LOS ANGELES, CA — Six months into the vaccination effort, Los Angeles County has recorded nearly 1,000 “breakthrough” cases in which fully vaccinated people went on to test positive for the coronavirus. Of those breakthrough cases, 71 were hospitalized and 12 died.
With more than 3.3 million Angelenos fully vaccinated, 933 breakthrough cases translates to an infection rate of .03 percent, and the county’s COVID-19 death rate among the fully vaccinated is 0.00036%., said Los Angeles County Department of Public Health Director Barbara Ferrer. The numbers show that coronavirus vaccines are proving to be extremely effective, she said.
“Our results are in fact consistent with the state’s,” Ferrer said. “And this news is very good because these numbers show that the vaccination is working extraordinarily well to prevent infection, illness and death in almost everyone vaccinated.”
The county is offering a chance to win Lakers season tickets to anyone who gets their first shot at county- or city-operated vaccination site this weekend in an effort to encourage residents to take advantage of the protection provided by the vaccines.
Ferrer also pointed to a pair of other recent studies — one out of Houston and another from Israel — that both found the vaccines had an effectiveness rate of more than 96% in preventing illness.
“We now have mounting proof that these vaccines really work,” she said.
Of the fatal breakthrough cases, four of the patients had “severely weakened immune systems” from prior medical conditions or medications. Their cases, highlight the need for vulnerable people to continue taking precautions even after being fully vaccinated.
As of May 16, more than 9.1 million doses of vaccine have been administered in the county, and more than 5 million residents have received at least one dose. She said among residents aged 16 and over, 61% have received at least one dose, and 47% are now considered fully vaccinated.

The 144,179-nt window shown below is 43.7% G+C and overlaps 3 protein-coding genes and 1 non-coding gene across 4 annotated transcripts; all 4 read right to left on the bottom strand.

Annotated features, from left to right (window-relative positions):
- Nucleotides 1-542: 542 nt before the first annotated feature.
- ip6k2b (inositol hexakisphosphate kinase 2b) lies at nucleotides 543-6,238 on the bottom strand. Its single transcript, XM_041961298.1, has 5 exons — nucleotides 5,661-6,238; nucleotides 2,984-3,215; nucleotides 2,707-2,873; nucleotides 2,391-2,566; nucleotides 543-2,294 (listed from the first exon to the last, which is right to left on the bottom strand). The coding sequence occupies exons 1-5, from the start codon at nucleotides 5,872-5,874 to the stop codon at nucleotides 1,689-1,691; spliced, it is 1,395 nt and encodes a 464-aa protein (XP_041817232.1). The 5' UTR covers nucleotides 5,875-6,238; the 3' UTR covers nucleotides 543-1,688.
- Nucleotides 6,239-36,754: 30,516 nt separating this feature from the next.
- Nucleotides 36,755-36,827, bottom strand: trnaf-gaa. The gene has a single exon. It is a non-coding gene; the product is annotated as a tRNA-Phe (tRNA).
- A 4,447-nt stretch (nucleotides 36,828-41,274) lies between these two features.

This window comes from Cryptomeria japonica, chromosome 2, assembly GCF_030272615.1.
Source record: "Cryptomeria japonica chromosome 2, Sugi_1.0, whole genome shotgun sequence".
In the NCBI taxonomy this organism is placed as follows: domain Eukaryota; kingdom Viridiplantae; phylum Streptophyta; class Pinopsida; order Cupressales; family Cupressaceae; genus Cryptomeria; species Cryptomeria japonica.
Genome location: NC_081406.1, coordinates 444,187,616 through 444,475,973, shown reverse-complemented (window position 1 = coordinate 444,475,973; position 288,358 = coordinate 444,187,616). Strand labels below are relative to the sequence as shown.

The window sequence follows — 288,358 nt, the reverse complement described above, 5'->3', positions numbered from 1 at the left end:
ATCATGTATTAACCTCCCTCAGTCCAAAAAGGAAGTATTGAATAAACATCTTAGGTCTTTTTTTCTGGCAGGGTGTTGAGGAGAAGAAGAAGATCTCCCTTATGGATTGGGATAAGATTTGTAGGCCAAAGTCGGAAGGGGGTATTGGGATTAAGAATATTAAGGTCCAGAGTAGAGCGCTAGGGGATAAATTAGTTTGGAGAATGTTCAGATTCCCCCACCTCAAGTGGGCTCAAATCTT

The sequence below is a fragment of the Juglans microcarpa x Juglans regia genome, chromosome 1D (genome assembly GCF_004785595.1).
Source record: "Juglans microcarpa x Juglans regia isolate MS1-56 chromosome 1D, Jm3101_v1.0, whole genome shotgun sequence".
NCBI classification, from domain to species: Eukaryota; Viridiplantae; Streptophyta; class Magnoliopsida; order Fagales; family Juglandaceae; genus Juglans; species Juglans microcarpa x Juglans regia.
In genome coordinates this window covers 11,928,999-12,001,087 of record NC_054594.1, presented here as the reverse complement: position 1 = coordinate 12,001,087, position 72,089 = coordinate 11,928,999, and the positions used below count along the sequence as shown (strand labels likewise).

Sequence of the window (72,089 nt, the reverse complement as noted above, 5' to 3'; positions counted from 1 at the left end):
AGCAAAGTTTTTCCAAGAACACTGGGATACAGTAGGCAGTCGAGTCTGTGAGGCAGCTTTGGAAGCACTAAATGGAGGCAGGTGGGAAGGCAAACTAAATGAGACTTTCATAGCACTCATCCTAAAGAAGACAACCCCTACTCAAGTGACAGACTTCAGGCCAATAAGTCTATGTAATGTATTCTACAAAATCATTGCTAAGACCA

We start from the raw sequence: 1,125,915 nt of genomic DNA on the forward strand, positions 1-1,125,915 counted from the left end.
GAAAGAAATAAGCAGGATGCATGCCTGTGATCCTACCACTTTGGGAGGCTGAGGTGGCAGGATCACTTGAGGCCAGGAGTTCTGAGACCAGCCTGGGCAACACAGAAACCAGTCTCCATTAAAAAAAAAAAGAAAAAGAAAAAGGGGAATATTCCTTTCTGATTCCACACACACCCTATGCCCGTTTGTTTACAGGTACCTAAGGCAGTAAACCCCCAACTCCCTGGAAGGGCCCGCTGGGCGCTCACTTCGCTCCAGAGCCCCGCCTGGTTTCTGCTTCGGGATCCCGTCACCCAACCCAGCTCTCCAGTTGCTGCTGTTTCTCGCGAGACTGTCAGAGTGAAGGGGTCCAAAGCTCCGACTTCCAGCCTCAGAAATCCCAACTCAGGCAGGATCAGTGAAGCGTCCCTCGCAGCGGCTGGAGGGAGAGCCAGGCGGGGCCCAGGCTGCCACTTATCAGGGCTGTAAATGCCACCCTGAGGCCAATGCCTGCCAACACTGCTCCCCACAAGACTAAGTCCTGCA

The numbers are better among older residents, with 84% of residents aged 65 and over receiving at least one dose, and 70% being fully vaccinated.
There continue to be racial and ethnic disparities. Among the population aged 16-64, just 34% of Black residents have received at least one dose, compared to 57% of whites and 67% of Asians. The rate for Latinx residents is 42%.
“Over these next few weeks as we prepare for our full reopening, we do need to double-down on our efforts to reduce any barriers to vaccination in our hard-hit communities,” Ferrer said. “Our goal in doing this is to ensure these communities are not more vulnerable to rising cases and outbreaks when there are fewer public health safety modifications in effect at the places where residents and workers are intermingling with people outside their households.”
She urged residents who have been vaccinated to reach out to friends or colleagues who have not, and talk to them “about what’s stopping them and help them make a vaccination plan.”
“If we each reach out to just one person, we together take a very big step forward in ending the pandemic,” she said.
The chance to win a pair of Lakers season ticket may entice many people who have put off getting the shot, county officials hope.
“Thanks to the generosity of the Lakers and their deep commitment to getting us all safely to the end of the pandemic, a lucky pair will be able to watch live at the Staples Centers all the home Lakers games for this upcoming season,” Ferrer said. “So this weekend make time to get your vaccine. Not only will you get a lot of added protection, but you may be that lucky person who gets to watch an amazing basketball team pursue another NBA championship.”
The county reported another 19 COVID-19 deaths on Thursday, lifting the countywide death toll to 24,140.
Another 245 cases were confirmed, giving the county a cumulative total throughout the pandemic of 1,238,121.
According to state figures, there were 355 people hospitalized in the county with COVID-19, down slightly from 356 on Wednesday. There were 82 people in intensive care, up from 81 a day earlier.
City News Service and Patch Staffer Paige Austin contributed to this report.